[an error occurred while processing this directive]
BBC News
watch One-Minute World News
Last Updated: Thursday, 17 May 2007, 06:08 GMT 07:08 UK
Army chiefs consider Harry's role
Prince Harry
The prince had said he wanted to be deployed with his men
Military commanders are considering Prince Harry's future role in the Army after deciding it is too dangerous for him to serve in Iraq.

They are hoping to secure the prince's career amid suggestions his credibility as a serving officer has been damaged.

The head of the Army, General Sir Richard Dannatt, has said there would be "unacceptable risks" involved if Harry were deployed to Iraq.

The prince is said to be disappointed, but committed to his army future.

'Direct threats'

On Wednesday the general said the prince's deployment would pose too much of a threat to him and those serving alongside him.

"There have been a number of specific threats, some reported some not reported, which relate directly to Prince Harry as an individual," he said.

"These threats expose not only him but also those around him to a degree of risk that I now deem unacceptable."

It would appear that Harry's life is more valuable than my son or the other nearly 150 service personnel who've given their lives
Reg Keys

The army chief described the prince as an officer of "determination and undoubted talent" and said he did not rule out deploying the 22-year-old prince to the region in the future.

The announcement, which represents a U-turn on an earlier decision, was made amid reports militant groups in Iraq planned to kill or kidnap the prince.

Last month the Ministry of Defence had said the prince would be heading to Iraq as an armoured reconnaissance officer in the Blues and Royals regiment.

But on Wednesday, the general said he had reached his decision following a visit to the region at the end of last week.

Dickie Arbiter, who was formerly press secretary to the Queen, said the matter had been handled "pretty badly."

Having served two tours of Iraq, I do not think he should go. To have such a 'target' would be unacceptable
Anon, West Midlands

He said: "Right at the very beginning they should have said 'We will assess' without putting Harry's hopes up that he was going to go.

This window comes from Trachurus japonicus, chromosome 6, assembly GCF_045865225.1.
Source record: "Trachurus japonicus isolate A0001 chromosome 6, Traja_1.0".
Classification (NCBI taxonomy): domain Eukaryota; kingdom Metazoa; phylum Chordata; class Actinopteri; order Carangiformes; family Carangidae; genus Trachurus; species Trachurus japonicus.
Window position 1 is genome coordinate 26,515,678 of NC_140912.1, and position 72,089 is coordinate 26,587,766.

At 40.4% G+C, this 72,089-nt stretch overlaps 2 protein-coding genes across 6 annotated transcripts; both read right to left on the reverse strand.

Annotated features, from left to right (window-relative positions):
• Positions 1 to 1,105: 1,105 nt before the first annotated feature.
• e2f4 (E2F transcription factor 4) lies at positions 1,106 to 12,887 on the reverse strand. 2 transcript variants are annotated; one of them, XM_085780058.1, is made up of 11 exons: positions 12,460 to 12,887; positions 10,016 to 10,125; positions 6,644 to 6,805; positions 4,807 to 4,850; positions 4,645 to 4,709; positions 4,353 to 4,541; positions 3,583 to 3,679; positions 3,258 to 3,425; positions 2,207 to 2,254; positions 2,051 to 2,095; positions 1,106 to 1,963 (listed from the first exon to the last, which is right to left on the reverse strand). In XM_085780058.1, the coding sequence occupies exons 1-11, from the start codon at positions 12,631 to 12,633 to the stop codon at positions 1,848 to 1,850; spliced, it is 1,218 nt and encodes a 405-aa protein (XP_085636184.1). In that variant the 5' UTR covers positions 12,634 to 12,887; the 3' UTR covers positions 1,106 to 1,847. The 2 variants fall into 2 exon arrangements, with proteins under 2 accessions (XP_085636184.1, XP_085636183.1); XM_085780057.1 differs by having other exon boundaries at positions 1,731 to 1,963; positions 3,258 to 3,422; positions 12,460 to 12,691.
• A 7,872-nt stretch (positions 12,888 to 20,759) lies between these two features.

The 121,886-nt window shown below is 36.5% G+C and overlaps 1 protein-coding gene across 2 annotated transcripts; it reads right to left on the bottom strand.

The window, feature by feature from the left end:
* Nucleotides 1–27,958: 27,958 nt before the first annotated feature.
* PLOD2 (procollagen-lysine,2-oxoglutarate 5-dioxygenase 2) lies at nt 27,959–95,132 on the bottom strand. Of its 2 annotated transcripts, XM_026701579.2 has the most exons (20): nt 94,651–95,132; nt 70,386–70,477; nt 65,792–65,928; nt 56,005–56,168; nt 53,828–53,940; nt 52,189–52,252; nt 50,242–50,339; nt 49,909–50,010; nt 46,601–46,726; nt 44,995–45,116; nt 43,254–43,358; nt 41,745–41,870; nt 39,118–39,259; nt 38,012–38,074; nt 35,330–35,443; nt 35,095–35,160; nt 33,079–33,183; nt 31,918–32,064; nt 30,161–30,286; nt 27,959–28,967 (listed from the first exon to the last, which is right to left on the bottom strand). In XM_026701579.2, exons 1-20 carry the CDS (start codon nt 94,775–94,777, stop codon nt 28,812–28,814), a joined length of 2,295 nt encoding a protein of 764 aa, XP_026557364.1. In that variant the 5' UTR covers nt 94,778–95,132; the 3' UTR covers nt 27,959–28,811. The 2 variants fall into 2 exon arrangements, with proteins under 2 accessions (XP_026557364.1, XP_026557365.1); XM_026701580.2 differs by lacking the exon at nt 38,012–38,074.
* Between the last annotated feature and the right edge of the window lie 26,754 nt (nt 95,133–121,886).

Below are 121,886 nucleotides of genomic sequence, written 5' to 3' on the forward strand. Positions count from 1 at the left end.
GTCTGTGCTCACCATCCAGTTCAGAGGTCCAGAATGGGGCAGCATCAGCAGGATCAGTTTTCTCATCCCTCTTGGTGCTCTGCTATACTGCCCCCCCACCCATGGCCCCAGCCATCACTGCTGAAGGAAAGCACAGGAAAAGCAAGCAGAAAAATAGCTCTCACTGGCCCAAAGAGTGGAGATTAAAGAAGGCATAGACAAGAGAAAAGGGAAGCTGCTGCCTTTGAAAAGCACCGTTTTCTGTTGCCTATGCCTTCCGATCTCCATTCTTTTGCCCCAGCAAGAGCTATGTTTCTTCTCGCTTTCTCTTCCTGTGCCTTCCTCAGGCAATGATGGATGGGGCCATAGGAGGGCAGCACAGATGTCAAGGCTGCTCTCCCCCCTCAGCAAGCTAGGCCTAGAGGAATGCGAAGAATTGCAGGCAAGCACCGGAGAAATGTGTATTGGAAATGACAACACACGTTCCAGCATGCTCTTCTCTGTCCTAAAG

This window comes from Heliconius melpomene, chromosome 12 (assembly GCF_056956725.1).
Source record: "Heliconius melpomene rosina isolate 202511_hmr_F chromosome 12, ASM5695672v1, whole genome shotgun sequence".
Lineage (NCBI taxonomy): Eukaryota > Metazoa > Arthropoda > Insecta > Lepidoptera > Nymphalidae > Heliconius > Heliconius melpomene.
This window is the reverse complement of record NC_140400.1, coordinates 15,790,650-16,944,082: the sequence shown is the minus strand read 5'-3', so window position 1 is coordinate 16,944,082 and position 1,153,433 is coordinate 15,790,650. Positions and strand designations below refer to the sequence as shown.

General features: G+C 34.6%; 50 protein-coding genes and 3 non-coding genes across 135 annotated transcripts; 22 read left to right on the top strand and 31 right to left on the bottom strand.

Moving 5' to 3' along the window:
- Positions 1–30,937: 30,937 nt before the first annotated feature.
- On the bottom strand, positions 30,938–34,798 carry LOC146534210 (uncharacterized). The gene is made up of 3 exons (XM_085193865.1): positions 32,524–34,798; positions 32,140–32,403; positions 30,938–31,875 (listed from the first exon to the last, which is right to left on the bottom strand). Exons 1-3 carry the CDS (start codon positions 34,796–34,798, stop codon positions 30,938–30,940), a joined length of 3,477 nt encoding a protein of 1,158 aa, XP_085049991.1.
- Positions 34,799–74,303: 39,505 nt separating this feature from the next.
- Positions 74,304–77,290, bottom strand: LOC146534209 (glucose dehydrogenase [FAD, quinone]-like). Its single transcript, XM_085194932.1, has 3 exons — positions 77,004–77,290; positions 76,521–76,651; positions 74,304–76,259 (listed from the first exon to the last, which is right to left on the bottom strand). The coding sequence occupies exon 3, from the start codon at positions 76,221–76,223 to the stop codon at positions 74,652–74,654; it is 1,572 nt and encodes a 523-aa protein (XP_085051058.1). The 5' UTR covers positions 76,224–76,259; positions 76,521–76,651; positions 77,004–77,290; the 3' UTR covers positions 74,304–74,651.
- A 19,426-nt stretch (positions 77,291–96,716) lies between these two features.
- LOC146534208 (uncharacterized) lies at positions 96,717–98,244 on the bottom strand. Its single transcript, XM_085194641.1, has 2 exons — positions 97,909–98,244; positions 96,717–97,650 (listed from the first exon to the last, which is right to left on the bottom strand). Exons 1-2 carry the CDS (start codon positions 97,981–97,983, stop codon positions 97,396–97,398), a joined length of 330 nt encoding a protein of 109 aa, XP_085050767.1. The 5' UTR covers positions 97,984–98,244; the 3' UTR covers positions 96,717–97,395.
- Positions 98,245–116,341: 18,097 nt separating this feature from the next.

"He'll be disappointed... that he can't go with his men, the men he's trained with for months to do this job."

Mr Arbiter added that if Harry had been captured then he "would have been paraded, sack over his head, notice around his neck on television, on the web, probably with a knife at his throat".

Credibility damaged

The U-turn has focused attention on Harry's future and the role of the royals in the modern military services.

Major Charles Heyman, editor of Armed Forces UK, said he thought the prince would almost certainly leave the Army.

While he could be found a "non-job" to keep him "out of trouble", he would be left without credibility by the decision not to deploy him to Iraq, Major Heyman said.

When Harry's uncle, Prince Andrew, returned from the Falklands conflict in 1982 he said if he had not gone his position in the Royal Navy would have become untenable.

Following the Army's decision, some families of those killed in Iraq have questioned why their relatives should be sent to the front line when the third in line to the throne is not.

Reg Keys - whose son Thomas was killed while on active service in Basra in 2003 - said he found the decision distasteful.

"It would appear that Harry's life is more valuable than my son or the other nearly 150 service personnel who've given their lives," Mr Keys added.

Footage of Prince Harry on a training exercise

The BBC is not responsible for the content of external internet sites

Has China's housing bubble burst?
How the world's oldest clove tree defied an empire
Why Royal Ballet principal Sergei Polunin quit


Americas Africa Europe Middle East South Asia Asia Pacific